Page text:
OPENING REMARKS BY AMBASSADOR HARPER
U.S. Presentation to the Committee on the
Elimination of Racial Discrimination
concerning the U.S. Report on the Elimination of Racial Discrimination (CERD Report)
August 13, 2014
Mr. Chair, distinguished members of the Committee, representatives of civil society, ladies and gentlemen: I am Ambassador Keith Harper, the Representative of the United States to the UN Human Rights Council.
The United States strongly supports the elimination of all forms of racial discrimination. We do so in the context of our commitment to build a country and a world characterized, as President Obama has said, by “a just peace based on the inherent rights and dignity of every individual.”
It is therefore a great pleasure for me to appear before you today and present an experienced, senior-level delegation from the United States. We are here to discuss with you the most recent U.S. periodic report on the implementation of the International Convention on the Elimination of All Forms of Racial Discrimination. The members of this delegation are honored to be here to share information with this Committee, civil society, Native American tribes, and the public on how our Convention obligations are implemented in the United States.
I plan to make short remarks, after which I will turn the floor over to Paula Schriefer, Deputy Assistant Secretary of State, Bureau of International Organization Affairs. Following Paula, two of our colleagues from the Department of Justice – (1) the U.S. Attorney for the Eastern District of New York, Ms. Loretta Lynch and (2) Mr. Mark Kappelhoff, Deputy Assistant Attorney General for Civil Rights will provide remarks as well, followed by Ms. Catherine Lhamon, Assistant Secretary for Civil Rights at the Department of Education, who also will address the Committee with short opening statements. Finally, our distinguished colleagues from the state and local governments, Arkansas Attorney General Dustin McDaniel and Mayor William Bell from Birmingham, Alabama will make short statements as well.
The United States is a vibrant, multi-racial, multi-ethnic, and multi-cultural democracy, in which individuals are protected against discrimination based on race, color, and national origin under the U.S. Constitution and federal laws, as well as under the constitutions and laws of the states and other governmental units. As noted in our report, the United States has made great strides towards eliminating racial discrimination. This progress is reflected in many levels in our society as will be elaborated further by my colleagues on our delegation. But one notable indicator of this is our country’s political leadership. Thirty years ago, the idea of having an African-American president would not have seemed possible. Today it is reality. The nation’s top law enforcement officer, our Attorney General, is also African-American. Three of the last five Secretaries of State have been women, and two have been African-American. We have appointed Justice Sonia Sotomayor, the first Latina Supreme Court Justice.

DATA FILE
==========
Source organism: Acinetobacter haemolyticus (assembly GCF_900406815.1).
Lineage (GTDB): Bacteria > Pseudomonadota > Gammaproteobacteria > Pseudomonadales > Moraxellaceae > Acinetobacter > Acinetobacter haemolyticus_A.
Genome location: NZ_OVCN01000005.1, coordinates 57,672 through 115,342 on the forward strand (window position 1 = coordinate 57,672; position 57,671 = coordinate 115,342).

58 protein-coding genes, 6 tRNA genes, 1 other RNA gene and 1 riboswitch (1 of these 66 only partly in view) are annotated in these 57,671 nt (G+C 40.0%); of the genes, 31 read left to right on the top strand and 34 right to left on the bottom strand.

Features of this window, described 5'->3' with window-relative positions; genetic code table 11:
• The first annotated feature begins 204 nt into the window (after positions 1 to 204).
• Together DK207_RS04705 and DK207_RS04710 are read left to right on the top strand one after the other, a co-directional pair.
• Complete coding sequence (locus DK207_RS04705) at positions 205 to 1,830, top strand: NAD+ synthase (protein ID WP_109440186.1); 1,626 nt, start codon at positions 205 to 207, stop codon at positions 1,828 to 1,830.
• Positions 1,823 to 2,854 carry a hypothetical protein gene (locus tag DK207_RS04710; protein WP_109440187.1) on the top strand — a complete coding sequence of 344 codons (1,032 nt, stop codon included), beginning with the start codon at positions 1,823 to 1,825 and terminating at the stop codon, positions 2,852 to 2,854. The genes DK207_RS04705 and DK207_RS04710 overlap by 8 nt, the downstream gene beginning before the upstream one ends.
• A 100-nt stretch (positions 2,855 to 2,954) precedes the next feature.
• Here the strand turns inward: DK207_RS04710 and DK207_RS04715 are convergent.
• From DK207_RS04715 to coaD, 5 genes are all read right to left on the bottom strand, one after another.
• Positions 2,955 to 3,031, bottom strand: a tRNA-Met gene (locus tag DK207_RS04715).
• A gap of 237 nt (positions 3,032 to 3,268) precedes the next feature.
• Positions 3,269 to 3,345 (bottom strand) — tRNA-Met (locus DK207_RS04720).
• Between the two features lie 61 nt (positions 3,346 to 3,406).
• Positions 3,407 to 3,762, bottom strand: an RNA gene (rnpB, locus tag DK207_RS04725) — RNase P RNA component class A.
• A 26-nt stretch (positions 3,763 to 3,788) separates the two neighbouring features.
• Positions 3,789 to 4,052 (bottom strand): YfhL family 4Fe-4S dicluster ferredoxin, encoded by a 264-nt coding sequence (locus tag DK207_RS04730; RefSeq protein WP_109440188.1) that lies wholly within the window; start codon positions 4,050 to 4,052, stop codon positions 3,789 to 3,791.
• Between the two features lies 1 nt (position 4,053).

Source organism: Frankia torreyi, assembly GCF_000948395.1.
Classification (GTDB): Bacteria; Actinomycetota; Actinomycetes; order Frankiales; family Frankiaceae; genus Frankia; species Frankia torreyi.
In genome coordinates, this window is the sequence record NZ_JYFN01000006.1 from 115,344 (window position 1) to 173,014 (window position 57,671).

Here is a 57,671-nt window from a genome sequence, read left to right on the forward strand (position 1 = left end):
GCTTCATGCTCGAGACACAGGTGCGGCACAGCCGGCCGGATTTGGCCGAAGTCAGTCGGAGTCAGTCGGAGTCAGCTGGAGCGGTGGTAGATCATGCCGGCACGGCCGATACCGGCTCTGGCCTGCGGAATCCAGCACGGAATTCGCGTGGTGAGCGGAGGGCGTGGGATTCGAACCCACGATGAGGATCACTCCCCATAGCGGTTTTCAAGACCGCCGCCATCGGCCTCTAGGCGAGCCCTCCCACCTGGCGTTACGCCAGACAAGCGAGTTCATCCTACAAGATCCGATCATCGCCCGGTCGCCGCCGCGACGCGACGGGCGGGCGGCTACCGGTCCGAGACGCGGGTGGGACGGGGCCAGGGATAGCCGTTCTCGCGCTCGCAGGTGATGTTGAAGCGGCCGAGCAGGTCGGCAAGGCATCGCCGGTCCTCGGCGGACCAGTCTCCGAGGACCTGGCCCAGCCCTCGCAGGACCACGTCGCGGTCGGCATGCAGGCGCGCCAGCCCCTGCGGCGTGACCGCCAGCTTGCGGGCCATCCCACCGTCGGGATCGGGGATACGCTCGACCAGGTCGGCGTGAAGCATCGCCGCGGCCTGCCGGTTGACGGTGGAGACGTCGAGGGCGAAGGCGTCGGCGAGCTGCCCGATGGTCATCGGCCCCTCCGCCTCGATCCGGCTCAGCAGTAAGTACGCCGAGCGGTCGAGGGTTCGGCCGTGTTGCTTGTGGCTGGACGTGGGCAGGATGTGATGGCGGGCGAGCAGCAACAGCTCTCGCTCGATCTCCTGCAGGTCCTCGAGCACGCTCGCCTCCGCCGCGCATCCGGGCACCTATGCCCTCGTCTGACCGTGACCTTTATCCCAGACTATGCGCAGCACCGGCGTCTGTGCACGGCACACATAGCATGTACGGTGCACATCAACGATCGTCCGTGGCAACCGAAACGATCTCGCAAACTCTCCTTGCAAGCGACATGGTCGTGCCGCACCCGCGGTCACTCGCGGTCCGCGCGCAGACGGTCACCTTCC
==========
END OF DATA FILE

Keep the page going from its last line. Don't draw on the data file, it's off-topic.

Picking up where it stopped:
As a member of the Cherokee Nation of Oklahoma I am proud to be the first Native American to be U.S. Ambassador to the Human Rights Council. On a related note, I would like to congratulate the Chairperson of this Committee as the first indigenous Chairperson of any human rights treaty body.
While we have made visible progress that is reflected in the leadership of our society, we recognize that we have much left to do. Issues covered by this Convention are of such fundamental and deep importance that we must continue to make progress. For this reason, we value the opportunity for dialogue with the Committee. We hope and expect it to generate new ideas, to identify new ways to address persistent challenges, and to assist us in our ongoing efforts to improve. And for that, we are grateful.
With that, I am honored to turn over to Paula Schriefer, Deputy Assistant Secretary to make some opening remarks and to introduce the members of the delegation.
Thank you, Mr. Chair.